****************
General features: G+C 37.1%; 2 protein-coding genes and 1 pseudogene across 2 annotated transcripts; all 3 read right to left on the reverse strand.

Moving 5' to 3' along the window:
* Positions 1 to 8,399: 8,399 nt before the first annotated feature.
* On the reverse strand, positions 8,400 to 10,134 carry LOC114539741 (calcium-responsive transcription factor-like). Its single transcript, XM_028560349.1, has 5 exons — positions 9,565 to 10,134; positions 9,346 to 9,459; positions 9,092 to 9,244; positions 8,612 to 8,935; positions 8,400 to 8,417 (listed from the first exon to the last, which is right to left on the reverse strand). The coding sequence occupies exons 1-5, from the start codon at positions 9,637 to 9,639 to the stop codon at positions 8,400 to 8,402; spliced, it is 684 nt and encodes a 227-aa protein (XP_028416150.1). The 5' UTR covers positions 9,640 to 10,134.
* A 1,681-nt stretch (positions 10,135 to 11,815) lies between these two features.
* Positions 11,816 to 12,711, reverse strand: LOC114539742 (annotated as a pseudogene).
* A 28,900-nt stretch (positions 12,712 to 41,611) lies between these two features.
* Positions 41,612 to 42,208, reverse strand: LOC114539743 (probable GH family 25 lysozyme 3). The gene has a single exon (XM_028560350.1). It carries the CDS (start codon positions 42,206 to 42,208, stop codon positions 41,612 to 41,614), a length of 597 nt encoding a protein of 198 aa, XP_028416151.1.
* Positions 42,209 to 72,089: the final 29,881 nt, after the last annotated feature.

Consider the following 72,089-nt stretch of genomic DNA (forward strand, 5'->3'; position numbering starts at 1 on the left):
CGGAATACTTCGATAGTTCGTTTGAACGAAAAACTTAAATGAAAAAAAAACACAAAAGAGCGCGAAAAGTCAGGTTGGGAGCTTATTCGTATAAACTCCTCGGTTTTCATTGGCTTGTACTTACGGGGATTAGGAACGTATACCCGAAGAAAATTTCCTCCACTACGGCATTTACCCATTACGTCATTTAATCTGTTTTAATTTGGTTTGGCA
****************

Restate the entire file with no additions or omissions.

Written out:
General features: G+C 37.1%; 2 protein-coding genes and 1 pseudogene across 2 annotated transcripts; all 3 read right to left on the reverse strand.

Moving 5' to 3' along the window:
* Positions 1 to 8,399: 8,399 nt before the first annotated feature.
* On the reverse strand, positions 8,400 to 10,134 carry LOC114539741 (calcium-responsive transcription factor-like). Its single transcript, XM_028560349.1, has 5 exons — positions 9,565 to 10,134; positions 9,346 to 9,459; positions 9,092 to 9,244; positions 8,612 to 8,935; positions 8,400 to 8,417 (listed from the first exon to the last, which is right to left on the reverse strand). The coding sequence occupies exons 1-5, from the start codon at positions 9,637 to 9,639 to the stop codon at positions 8,400 to 8,402; spliced, it is 684 nt and encodes a 227-aa protein (XP_028416150.1). The 5' UTR covers positions 9,640 to 10,134.
* A 1,681-nt stretch (positions 10,135 to 11,815) lies between these two features.
* Positions 11,816 to 12,711, reverse strand: LOC114539742 (annotated as a pseudogene).
* A 28,900-nt stretch (positions 12,712 to 41,611) lies between these two features.
* Positions 41,612 to 42,208, reverse strand: LOC114539743 (probable GH family 25 lysozyme 3). The gene has a single exon (XM_028560350.1). It carries the CDS (start codon positions 42,206 to 42,208, stop codon positions 41,612 to 41,614), a length of 597 nt encoding a protein of 198 aa, XP_028416151.1.
* Positions 42,209 to 72,089: the final 29,881 nt, after the last annotated feature.

Consider the following 72,089-nt stretch of genomic DNA (forward strand, 5'->3'; position numbering starts at 1 on the left):
CGGAATACTTCGATAGTTCGTTTGAACGAAAAACTTAAATGAAAAAAAAACACAAAAGAGCGCGAAAAGTCAGGTTGGGAGCTTATTCGTATAAACTCCTCGGTTTTCATTGGCTTGTACTTACGGGGATTAGGAACGTATACCCGAAGAAAATTTCCTCCACTACGGCATTTACCCATTACGTCATTTAATCTGTTTTAATTTGGTTTGGCA